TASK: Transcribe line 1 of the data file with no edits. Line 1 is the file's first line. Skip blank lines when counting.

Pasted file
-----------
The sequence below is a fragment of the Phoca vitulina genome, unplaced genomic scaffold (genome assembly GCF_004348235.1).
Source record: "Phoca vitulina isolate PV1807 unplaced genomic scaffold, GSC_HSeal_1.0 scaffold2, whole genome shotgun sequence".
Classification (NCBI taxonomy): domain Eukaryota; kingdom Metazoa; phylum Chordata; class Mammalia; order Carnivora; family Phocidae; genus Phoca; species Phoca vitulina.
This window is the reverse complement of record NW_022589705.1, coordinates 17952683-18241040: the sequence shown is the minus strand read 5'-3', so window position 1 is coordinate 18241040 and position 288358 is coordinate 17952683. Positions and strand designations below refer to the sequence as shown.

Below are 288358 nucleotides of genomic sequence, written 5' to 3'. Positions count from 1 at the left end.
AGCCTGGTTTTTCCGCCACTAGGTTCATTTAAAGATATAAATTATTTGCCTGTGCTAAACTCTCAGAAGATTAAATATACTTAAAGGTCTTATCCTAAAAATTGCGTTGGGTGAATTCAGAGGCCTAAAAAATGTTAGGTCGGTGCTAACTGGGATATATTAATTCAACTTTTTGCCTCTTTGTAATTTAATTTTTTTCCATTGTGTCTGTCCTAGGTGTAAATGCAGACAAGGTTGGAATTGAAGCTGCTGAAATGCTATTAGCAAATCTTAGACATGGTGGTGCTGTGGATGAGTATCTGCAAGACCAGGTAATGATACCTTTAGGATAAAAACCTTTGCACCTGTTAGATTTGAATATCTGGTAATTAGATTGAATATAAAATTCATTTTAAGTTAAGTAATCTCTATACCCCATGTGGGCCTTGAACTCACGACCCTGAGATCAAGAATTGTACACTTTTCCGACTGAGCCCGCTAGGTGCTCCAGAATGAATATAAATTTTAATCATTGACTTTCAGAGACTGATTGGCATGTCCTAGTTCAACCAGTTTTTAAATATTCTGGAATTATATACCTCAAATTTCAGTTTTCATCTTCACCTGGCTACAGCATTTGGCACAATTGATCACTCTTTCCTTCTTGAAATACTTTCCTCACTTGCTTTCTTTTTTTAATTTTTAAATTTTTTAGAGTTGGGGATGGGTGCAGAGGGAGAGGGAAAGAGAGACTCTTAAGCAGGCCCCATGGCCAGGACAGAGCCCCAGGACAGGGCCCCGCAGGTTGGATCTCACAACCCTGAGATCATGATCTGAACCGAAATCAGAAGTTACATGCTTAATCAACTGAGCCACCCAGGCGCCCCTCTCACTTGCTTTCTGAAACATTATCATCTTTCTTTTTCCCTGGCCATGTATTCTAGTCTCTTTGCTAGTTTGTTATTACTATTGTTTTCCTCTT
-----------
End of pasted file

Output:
The sequence below is a fragment of the Phoca vitulina genome, unplaced genomic scaffold (genome assembly GCF_004348235.1).